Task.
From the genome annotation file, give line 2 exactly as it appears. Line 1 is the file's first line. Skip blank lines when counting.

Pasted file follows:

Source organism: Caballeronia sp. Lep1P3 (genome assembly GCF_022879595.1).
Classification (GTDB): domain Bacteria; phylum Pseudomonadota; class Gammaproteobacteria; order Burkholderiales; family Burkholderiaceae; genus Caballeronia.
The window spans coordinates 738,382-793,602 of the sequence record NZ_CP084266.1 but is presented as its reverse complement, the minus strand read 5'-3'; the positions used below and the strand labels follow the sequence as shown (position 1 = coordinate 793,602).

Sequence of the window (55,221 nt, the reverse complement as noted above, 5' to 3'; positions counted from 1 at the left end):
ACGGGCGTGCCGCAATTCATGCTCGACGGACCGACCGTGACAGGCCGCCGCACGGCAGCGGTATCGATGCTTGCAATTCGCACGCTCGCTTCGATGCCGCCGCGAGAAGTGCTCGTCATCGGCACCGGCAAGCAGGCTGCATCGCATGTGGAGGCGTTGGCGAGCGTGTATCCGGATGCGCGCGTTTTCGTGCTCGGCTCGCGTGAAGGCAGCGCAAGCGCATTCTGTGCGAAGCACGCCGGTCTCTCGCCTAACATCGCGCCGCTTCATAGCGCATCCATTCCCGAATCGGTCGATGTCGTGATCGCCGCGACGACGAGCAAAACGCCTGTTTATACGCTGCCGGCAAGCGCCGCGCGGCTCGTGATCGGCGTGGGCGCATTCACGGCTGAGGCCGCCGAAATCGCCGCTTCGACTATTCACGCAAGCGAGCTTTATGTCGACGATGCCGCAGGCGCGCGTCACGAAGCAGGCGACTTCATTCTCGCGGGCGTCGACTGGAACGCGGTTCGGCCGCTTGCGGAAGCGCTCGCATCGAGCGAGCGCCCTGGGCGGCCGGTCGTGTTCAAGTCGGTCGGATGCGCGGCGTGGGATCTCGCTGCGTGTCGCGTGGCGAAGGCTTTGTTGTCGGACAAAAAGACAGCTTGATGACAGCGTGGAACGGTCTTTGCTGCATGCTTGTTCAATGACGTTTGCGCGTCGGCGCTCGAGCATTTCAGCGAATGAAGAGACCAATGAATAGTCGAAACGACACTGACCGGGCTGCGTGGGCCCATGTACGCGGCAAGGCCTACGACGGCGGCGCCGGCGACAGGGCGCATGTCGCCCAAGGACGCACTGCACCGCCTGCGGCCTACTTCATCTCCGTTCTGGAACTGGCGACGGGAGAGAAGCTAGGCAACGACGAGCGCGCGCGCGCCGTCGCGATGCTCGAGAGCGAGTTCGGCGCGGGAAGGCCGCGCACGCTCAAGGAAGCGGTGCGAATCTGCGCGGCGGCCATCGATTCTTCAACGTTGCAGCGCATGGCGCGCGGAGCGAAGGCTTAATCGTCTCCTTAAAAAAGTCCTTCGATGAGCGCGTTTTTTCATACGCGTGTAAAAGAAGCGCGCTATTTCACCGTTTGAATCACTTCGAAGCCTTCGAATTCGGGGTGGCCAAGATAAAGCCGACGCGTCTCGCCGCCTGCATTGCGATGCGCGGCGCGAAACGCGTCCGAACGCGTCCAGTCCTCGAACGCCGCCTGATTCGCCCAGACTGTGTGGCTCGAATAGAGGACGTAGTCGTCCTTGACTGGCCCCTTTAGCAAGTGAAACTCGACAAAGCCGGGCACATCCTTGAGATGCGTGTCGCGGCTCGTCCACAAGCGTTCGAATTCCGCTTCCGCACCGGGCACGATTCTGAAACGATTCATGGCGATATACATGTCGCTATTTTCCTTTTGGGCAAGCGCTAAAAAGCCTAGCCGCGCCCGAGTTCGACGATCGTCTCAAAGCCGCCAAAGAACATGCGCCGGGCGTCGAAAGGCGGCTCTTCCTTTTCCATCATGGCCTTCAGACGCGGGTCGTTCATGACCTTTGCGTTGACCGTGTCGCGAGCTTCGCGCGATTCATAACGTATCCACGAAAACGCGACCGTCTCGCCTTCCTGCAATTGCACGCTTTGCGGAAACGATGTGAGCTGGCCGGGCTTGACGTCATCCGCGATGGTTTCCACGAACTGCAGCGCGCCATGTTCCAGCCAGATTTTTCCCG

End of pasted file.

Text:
Classification (GTDB): domain Bacteria; phylum Pseudomonadota; class Gammaproteobacteria; order Burkholderiales; family Burkholderiaceae; genus Caballeronia.